While the glued IOL technique is being performed, an assistant must hold the haptics of the IOL once they have been externalized through the sclerotomies. If an assistant is not available, the surgeon can use a silicone tire from a Mackool iris retractor set to prevent the haptic from being pulled into the eye (Figure 6).

     Figure 6

    Figure 6. One forceps holds a silicone tire, while another forceps engages the haptic and threads it into the central hole of the tire.

    Use of fibrin glue

    I use Tisseel fibrin glue (Baxter Healthcare Corp., Deerfield, Ill.), which is a quick-acting surgical glue sealant derived from human plasma. It has both hemostatic and adhesive properties. It is composed of two separate solutions: fibrinogen or factor 1 and thrombin. Fibrinogen is activated by thrombin to form fibrin monomers. Activated factor XIII polymerizes fibrin monomers to form a stable fibrin clot, thus mimicking the last stages of the clotting cascade. Aprotinin delays fibrinolysis, the process that leads to the breakdown of blood clots. Tisseel is virus-inactivated and is checked for viral antigen and antibodies with polymerase chain reaction. This makes the chances of infection with its use very low.

    IOL haptic stability

    Since the flaps are manually created, the rough apposing surfaces of the flap and bed heal rapidly and firmly around the haptic, helped early on by the fibrin glue. The major uncertainty is the stability of the fibrin matrix in vivo. Animal studies have shown that the fibrin glue is still present at four to six weeks. Because postoperative fibrosis starts early, the flaps become stuck secondary to fibrosis prior to full degradation of the glue. The ensuing fibrosis acts like a firm scaffold around the haptic, preventing movement along the long axis.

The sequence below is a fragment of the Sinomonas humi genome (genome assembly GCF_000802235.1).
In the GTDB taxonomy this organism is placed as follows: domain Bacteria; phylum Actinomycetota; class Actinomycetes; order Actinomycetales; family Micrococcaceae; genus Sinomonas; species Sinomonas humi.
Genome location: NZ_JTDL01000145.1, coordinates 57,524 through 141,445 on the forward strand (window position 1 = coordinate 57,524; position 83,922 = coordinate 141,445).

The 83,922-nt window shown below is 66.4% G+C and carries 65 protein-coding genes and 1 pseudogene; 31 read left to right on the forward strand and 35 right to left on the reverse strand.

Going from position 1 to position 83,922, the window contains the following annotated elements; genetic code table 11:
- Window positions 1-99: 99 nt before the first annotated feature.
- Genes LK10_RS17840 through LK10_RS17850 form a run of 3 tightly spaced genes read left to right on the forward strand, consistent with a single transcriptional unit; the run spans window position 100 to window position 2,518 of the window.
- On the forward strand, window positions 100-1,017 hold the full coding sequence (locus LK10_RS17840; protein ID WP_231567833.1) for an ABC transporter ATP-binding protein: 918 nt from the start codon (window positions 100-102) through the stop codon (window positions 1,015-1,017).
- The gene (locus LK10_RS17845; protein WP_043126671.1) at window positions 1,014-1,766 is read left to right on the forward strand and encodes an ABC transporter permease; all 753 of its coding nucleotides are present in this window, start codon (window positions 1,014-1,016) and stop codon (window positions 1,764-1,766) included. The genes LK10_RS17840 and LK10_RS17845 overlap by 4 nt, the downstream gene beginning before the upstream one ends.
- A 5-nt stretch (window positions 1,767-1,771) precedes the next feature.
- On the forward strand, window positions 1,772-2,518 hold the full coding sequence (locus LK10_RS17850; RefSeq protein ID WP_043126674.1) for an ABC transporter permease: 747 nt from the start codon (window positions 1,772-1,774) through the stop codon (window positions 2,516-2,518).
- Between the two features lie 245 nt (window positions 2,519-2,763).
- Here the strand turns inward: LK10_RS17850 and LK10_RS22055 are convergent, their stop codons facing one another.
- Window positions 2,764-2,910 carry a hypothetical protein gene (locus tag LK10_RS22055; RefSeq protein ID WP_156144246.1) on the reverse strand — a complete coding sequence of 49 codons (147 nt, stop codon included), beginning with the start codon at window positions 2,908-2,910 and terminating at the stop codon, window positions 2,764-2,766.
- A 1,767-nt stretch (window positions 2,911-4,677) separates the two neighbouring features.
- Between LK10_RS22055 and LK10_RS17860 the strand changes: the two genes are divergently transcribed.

In order to make the IOL more stable, my colleagues and I have started tucking the haptic tip into the scleral wall through a tunnel. This prevents all movement of the haptic along the transverse axis as well. The tissue glue gives it extra stability and also seals the flap down. Externalization of the greater part of the haptic along its curvature stabilizes the axial positioning of the IOL, preventing any IOL tilt.

    IOL memory and tilt

    Another concern is the change in the properties of the biomaterial that can occur when the haptic is placed in a stretched position in vivo. Loop rigidity (the resistance of the haptic to external forces that act to bend the loops centrally) and loop memory (the ability of the loops to re-expand laterally to their original size and configuration) contribute to the ability of IOL loops to maintain their original symmetrical configuration. Loop rigidity is seen as the centrifugal force vector of the haptic, which resists compression by the capsular bag in an in-the-bag IOL. Loop memory is responsible for the gently stretched haptic following the globe curvature and for creating a centripetal force which, along with the intralamellar scleral tuck, stabilizes the IOL. These two concepts can be understood by compressing or stretching the haptic in vitro.